“On the 1st of July, 2017, India embarked upon the “biggest” indirect tax reforms in the history of the country, Goods and Services Tax (GST).”

These have been the precise and exact words of many leaders of the National Democratic Alliance over the past eight months. If you go by their words, there is little doubt that we have indeed changed the way the country does its business.

However, on the ground, the realities were different.

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July roll-out of Goods and Services Tax

On July 1, 2017, The Goods and Services Tax, or GST, was on papers after much brouhaha. A midnight ceremony, akin to the Independence celebrations of August 15, 1947, was held in the Parliament. The NDA-government left no rock unturned to prove that the rollout in July was in the best interests of the country.

To say that it was a bad move would be an understatement. It was a botched up surgery meant to save a critically ill patient. That critically ill patient was India. The reason for its illness was manifold.

Seven months before July 1, the government had on November 8th demonetized high-value currency notes. The decision, unlike GST-roll out, was sudden. The consequences, however, are the same.

Unplanned rules and regulations

A quick look at the rules and regulations over the 25 GST council meetings reflects lack of preparedness. From the composition scheme to the electronic waybill, companies were in thorough confusion.

Since the 19th meeting of the GST Council on July 17th, repeated changes have been there in rates. Though the government said that these changes were being made in accordance with the need on the ground, the facts were something else.

After the initial period, whenever trade bodies lobbied about arbitrary norms and regulations, the government quickly met to cut rates on these items. Since July, the GST council has thus met 25 times and made changes to the rules and regulations.

The changes, in the GST regulations, were being made as politics suited the NDA. When the small traders went up in arms against the government, they cut prices of small items used by them. Later, when the bigger industries came calling, prices of raw materials used by them was cut.

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Consequences of an ill-planned rollout

The most severe impact of an ill-planned rollout of the GST was on trade. Merchants and businesses all over the country suffered. Traders be it small or large had to de-stocked. Their business volumes declined. As a result of this stymying of business, many of the small traders lost money. Even the larger companies, which had the comfort of having cash reserves in their kitty lost money. This situation continued for close to three months.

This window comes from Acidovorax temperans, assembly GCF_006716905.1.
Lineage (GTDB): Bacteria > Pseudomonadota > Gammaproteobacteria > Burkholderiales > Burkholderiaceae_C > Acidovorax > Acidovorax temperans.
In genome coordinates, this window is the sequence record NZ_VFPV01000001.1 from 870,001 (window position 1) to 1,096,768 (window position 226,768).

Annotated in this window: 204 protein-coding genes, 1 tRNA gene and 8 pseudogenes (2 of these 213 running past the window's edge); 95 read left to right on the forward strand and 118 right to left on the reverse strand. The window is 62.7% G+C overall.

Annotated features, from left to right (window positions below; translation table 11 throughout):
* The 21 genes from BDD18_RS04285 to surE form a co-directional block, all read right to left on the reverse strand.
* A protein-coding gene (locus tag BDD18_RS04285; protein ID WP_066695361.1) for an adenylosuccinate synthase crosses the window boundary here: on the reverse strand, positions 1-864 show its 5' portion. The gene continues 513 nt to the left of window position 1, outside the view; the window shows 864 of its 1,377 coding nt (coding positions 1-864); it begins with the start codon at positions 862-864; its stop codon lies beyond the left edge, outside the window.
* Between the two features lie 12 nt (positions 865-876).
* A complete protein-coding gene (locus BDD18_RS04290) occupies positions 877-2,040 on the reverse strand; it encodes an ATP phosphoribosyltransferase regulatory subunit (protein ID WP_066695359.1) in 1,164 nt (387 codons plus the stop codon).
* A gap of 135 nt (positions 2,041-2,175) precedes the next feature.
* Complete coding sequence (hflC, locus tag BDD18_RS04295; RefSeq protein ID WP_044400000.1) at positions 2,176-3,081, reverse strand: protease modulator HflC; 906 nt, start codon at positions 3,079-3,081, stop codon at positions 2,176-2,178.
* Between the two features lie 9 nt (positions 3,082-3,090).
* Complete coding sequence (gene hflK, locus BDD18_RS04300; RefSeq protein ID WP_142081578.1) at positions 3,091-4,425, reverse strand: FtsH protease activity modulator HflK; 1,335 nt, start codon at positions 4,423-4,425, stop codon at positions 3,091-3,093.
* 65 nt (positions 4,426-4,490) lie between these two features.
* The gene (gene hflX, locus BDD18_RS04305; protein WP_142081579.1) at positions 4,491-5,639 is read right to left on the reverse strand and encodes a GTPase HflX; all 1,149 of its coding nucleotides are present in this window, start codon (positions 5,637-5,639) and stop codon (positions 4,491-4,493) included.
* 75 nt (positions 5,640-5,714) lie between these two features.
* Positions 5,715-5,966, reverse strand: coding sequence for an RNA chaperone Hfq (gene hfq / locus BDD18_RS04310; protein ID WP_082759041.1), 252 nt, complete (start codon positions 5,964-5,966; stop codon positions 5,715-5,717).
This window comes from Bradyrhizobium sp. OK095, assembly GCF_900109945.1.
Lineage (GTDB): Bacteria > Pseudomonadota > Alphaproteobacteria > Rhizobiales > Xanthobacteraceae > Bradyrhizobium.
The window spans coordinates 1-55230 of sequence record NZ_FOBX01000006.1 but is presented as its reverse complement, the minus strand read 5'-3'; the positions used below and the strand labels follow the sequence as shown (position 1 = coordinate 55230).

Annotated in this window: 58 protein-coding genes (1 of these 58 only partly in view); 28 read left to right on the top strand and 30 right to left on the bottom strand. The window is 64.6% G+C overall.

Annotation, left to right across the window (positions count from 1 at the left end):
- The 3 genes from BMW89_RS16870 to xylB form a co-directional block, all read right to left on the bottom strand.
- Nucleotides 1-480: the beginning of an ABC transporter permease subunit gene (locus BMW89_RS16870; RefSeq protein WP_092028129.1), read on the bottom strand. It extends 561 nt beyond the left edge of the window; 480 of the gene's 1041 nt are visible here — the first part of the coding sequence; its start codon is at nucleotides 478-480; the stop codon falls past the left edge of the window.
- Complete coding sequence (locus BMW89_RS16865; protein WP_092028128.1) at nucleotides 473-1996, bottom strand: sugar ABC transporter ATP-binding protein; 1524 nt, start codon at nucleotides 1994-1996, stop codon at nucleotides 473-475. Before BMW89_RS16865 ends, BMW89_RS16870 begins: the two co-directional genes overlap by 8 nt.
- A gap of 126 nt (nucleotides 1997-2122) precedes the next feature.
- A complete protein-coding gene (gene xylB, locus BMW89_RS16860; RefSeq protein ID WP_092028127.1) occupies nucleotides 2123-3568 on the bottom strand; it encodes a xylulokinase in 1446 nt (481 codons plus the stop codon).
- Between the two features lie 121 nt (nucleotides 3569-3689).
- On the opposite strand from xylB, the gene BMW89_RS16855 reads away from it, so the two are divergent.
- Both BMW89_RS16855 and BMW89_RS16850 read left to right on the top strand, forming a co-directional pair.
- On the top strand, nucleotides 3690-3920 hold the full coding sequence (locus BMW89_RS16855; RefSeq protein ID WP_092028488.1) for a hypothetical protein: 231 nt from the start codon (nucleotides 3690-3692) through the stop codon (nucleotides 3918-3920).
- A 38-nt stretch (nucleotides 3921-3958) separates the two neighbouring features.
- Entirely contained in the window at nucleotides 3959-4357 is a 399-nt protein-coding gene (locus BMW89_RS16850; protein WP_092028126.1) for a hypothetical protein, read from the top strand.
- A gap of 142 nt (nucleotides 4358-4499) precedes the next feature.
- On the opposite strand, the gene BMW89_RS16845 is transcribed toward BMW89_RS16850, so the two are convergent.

The prevailing confusion has also given a free hand to tax, excise and other regulators to do their will. Due to lack of understanding at the ground level, many traders have been unable to understand what needs to be done and what not.

Take for example the GST Composition Scheme. A lot of traders, big or small, till date do not know if they fall under the composition scheme or not. Or for that matter, the regulations of the electronic-way or e-way bill and how its application.

Other Options for Government

The other option for the government was to launch this scheme from either November 1 in 2017 or April 1, 2018. Now, November would have meant a loss of face for the government, as demonetization too was done in the same month, albeit in 2016. The government could not have risked that.

The April 1, 2018 launch too would have been risky given it was the government’s last full year at the center. Bringing such a crucial reform without allowing enough time for the system to settle down could have been disastrous for votes. The government could not have afforded that either. 

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Is all doomed then?

The best marketing point for GST has been the likely increase in the tax net. That is most likely to come true within the next four to five years. The NDA government may not live that long to reap its actual benefits. Having said that, it cannot be denied that GST, in the long run, is a real game changer. With equal rates of items and products across all states, the companies will have better incentives to set shops all over India.

Tax rate rationalization will ensure that customers are not prone to cheating in need of cheaper products. It will also ensure faster delivery of products since the multiple taxation systems will go away.

That said, GST in its current implementation state is in shambles. It will only start reaping its true benefits when it is implemented in a flawless system.

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